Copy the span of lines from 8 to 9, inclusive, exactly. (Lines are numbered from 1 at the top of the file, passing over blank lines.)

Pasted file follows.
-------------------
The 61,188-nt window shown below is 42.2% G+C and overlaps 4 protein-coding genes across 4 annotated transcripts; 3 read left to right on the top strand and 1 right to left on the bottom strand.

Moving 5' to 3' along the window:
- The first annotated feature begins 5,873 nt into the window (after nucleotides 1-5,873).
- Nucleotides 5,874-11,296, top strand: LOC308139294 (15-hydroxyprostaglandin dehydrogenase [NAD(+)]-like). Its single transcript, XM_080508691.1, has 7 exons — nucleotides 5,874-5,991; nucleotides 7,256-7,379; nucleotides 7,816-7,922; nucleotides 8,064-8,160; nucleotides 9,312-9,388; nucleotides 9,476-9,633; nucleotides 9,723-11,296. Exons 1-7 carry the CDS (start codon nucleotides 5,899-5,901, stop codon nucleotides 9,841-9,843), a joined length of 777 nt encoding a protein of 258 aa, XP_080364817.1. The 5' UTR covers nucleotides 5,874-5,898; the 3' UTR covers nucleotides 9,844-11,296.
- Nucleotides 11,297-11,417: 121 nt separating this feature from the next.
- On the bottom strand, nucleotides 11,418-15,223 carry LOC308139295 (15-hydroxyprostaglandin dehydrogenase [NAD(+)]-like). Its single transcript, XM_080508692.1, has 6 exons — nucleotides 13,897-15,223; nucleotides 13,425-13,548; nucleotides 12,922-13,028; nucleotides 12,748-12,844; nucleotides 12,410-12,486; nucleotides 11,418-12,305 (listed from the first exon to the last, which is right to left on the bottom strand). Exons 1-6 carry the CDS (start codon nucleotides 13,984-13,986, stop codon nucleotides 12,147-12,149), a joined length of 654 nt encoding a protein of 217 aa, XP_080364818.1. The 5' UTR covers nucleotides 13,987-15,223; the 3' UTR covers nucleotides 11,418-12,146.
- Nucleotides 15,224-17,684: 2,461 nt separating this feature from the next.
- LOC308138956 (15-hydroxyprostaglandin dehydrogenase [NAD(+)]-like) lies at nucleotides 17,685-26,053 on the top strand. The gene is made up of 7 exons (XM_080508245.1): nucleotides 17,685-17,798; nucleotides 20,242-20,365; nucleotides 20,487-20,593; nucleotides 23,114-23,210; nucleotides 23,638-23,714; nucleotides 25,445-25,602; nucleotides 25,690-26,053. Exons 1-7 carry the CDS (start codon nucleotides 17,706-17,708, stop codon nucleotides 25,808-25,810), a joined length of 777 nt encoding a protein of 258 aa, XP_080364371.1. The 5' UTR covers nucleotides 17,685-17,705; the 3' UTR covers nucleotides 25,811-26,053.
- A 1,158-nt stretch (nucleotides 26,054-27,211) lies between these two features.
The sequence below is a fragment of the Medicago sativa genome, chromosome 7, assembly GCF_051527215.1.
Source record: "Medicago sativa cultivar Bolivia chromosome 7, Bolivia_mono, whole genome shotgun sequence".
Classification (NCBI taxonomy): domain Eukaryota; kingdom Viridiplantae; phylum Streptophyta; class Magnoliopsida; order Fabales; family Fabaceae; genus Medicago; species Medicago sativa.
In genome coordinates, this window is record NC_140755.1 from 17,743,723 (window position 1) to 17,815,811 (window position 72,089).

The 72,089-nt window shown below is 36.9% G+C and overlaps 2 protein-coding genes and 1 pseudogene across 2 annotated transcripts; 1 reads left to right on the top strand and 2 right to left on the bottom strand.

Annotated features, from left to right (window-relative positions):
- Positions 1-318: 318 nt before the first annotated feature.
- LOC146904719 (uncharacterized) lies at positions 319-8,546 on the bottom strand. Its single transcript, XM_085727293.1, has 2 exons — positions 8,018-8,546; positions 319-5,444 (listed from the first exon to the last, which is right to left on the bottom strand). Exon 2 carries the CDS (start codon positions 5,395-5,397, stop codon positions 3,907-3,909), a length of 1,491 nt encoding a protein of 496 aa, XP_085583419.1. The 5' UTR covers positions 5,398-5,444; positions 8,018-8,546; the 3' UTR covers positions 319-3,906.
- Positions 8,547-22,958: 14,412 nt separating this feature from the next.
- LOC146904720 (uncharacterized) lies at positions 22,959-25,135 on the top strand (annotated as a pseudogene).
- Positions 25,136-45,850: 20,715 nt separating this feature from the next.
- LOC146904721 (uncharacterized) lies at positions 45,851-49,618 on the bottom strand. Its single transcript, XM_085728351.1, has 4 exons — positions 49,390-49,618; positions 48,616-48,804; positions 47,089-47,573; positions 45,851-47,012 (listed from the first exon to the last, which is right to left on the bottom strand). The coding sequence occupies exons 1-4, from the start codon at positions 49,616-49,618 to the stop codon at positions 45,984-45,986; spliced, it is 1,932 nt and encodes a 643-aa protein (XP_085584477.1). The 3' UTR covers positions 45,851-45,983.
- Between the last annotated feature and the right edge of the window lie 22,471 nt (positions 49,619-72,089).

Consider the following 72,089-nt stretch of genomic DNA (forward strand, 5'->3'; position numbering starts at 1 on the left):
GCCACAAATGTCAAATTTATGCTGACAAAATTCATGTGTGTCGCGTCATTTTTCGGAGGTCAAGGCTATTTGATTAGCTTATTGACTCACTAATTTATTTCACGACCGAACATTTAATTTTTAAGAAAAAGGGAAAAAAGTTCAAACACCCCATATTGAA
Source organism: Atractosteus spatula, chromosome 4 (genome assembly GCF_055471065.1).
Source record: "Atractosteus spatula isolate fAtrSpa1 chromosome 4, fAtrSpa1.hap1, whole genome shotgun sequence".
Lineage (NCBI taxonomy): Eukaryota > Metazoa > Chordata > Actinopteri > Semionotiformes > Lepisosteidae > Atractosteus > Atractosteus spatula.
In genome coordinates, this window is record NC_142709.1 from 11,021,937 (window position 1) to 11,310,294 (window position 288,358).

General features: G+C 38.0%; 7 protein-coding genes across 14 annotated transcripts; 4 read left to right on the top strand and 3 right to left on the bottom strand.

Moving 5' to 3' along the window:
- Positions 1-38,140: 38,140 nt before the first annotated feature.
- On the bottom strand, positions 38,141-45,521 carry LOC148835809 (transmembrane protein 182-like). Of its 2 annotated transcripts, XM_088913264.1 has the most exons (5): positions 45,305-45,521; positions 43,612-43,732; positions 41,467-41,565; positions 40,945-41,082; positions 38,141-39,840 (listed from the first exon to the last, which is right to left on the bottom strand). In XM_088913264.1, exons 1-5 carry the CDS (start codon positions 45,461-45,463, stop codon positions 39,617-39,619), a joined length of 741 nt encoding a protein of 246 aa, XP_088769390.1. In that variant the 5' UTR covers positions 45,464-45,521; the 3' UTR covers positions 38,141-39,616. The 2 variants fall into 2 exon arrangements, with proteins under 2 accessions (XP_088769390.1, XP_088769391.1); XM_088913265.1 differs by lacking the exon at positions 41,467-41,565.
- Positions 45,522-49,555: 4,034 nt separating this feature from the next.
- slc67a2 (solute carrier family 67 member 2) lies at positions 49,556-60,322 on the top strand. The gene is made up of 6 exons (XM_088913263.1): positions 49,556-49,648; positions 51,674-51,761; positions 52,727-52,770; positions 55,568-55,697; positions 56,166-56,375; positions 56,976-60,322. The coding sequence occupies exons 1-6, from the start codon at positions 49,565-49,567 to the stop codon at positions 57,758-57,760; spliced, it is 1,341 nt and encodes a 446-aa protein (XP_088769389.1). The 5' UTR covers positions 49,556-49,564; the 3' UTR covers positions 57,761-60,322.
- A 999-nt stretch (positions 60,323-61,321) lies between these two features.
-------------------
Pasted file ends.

- LOC308138956 (15-hydroxyprostaglandin dehydrogenase [NAD(+)]-like) lies at nucleotides 17,685-26,053 on the top strand. The gene is made up of 7 exons (XM_080508245.1): nucleotides 17,685-17,798; nucleotides 20,242-20,365; nucleotides 20,487-20,593; nucleotides 23,114-23,210; nucleotides 23,638-23,714; nucleotides 25,445-25,602; nucleotides 25,690-26,053. Exons 1-7 carry the CDS (start codon nucleotides 17,706-17,708, stop codon nucleotides 25,808-25,810), a joined length of 777 nt encoding a protein of 258 aa, XP_080364371.1. The 5' UTR covers nucleotides 17,685-17,705; the 3' UTR covers nucleotides 25,811-26,053.
- A 1,158-nt stretch (nucleotides 26,054-27,211) lies between these two features.